Decks - 1 x 6 IPE adequate ?


We are building a deck in Texas and have not used IPE ( Brazilian Walnut) before.
The lumber yard says it is strong enough for the top decking boards that will sit on 2 x 8 pressure treated joists at 16" on center.
Does anyone have any experience with this wood or know of a reference source that might help ? Or should we go to 5/4" thick material which is much heavier and about $1. a foot more ?
Thanks -

The American Forest & Paper Association “Prescriptive Residential Deck Construction Guide” specifies all decking material must be dimensional 2" or greater or ‘span rated’. I can see where the density & strength of IPE might be acceptable to your local AHJ however.
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my 2 cents
i wouldn’t take the job unless these items were agreed to

  1. regardless of where you live go with the 5/4", when allowed by the AHJ, the extra $$ now, will pay off later
  2. all fasteners and metallic hardware should be addressedwith your contractor prior to construction and the use of isolation membrane is a must for assured longevity of all hardware

i know i have just increased your initial cost but you’ll have a deck that should be problem free for a long, long time with periodic preservative/sealer treatment application being the only maintenance factor

Great wood. You just better be prepared for how hard this wood is. Saw blades will dull very fast and you sure aren’t going to nail or screw it unless it is pre-drilled. If you are going to use IPE, I would suggest you go with the hidden fasteners that attach from the sides of the boards directly to the joist. Get the boards with the groove already cut in the sides. If you do surface nail/screw, you shouldn’t use galvanized fasteners or they turn the wood black. Stainless is the way to go.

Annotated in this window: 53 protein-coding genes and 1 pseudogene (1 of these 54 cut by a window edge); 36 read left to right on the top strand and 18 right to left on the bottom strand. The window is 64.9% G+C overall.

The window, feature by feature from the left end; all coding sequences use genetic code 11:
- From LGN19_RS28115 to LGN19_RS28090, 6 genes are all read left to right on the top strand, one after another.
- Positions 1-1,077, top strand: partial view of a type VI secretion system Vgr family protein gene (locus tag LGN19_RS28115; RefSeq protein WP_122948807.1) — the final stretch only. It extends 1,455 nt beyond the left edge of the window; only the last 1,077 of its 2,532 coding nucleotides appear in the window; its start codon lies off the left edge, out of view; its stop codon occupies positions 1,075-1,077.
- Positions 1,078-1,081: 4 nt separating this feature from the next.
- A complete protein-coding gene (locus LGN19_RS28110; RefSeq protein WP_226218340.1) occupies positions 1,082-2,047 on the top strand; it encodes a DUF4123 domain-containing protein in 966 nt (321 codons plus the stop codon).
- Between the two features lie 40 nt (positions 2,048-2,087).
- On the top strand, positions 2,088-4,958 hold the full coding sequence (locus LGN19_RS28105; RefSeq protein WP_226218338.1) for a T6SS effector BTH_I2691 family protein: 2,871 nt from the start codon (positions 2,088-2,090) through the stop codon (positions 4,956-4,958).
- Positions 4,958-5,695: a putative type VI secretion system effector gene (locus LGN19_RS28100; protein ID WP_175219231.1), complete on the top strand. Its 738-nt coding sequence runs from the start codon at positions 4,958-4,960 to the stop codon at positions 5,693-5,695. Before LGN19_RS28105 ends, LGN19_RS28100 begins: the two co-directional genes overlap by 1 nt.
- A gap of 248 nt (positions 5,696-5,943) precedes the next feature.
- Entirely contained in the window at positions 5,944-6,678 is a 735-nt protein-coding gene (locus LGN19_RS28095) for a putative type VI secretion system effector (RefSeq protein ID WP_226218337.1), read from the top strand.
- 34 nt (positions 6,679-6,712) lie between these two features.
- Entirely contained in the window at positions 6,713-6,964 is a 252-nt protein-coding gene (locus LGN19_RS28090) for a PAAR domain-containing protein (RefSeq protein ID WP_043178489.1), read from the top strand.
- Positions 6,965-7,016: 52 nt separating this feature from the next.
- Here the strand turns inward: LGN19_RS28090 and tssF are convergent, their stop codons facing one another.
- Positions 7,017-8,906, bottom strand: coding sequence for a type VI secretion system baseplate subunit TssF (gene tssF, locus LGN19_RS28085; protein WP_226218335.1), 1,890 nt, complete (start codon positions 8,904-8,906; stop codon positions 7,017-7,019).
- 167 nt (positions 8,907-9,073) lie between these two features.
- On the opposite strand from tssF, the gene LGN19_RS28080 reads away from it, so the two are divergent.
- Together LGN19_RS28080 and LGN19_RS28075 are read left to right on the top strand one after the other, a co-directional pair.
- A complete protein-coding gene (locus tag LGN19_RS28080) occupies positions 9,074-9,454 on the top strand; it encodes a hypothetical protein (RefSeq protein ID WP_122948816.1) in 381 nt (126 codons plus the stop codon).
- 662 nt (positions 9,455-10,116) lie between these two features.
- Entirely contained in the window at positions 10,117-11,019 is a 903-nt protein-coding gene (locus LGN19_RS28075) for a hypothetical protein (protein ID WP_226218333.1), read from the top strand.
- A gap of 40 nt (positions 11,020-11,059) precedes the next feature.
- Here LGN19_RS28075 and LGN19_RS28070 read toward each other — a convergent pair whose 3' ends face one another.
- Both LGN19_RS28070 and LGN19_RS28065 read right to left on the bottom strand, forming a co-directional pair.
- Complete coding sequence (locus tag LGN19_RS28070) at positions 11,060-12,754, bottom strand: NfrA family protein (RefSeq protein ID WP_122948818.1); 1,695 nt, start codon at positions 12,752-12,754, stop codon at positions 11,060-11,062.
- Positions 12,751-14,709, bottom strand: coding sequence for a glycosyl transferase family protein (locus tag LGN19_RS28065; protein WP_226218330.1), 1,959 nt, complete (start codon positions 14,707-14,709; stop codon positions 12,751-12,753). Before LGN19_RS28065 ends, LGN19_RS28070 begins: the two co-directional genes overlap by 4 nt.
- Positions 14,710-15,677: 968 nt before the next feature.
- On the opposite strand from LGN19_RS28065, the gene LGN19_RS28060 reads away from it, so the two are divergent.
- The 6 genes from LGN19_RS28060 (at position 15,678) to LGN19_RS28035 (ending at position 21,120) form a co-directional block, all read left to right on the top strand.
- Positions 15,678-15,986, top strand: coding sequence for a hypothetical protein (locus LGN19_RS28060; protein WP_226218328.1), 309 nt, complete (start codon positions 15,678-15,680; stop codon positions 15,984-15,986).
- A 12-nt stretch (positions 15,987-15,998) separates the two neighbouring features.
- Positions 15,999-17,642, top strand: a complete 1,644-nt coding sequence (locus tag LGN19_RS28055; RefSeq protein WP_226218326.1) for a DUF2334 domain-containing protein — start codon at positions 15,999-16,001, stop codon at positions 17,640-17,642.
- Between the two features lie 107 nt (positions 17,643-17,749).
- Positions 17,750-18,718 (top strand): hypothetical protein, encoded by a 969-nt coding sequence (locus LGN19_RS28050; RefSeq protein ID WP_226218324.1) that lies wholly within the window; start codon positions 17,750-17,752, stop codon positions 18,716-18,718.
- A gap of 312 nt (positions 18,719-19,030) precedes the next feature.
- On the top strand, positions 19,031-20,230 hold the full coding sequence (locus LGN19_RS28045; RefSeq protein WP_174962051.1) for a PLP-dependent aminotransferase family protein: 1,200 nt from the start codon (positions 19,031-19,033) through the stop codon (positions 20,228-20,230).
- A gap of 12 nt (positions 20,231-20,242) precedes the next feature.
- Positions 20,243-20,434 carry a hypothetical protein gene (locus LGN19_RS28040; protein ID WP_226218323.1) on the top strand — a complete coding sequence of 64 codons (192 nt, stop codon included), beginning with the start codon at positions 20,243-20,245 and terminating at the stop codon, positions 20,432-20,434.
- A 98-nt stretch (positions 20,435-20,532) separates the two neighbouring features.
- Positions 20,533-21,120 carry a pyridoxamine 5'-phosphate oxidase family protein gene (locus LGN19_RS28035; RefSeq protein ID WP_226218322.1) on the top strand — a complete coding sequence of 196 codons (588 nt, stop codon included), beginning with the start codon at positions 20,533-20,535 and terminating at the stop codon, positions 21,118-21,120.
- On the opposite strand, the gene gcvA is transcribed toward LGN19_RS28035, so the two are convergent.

Pronounced Eeee-pay. This stuff is like steel, James. Steven’s right, it will dull saw blades. I used to reclaim this wood from berths in San Pedro. It came from Taiwan as boat cradles for yachts. It’s also called “apitong”. It’s actually a tropical mahogany. There are a number of sub-species and the names don’t really matter. They use it to line the floors of semi trailers. Hard as a rock and heavy as hell!

Note- it checks badly in the sun. Looks great at first, then goes downhill fast. It will be real splintery. I would not use it for deck planking for that reason. Anyone going barefoot on that deck will be sorry.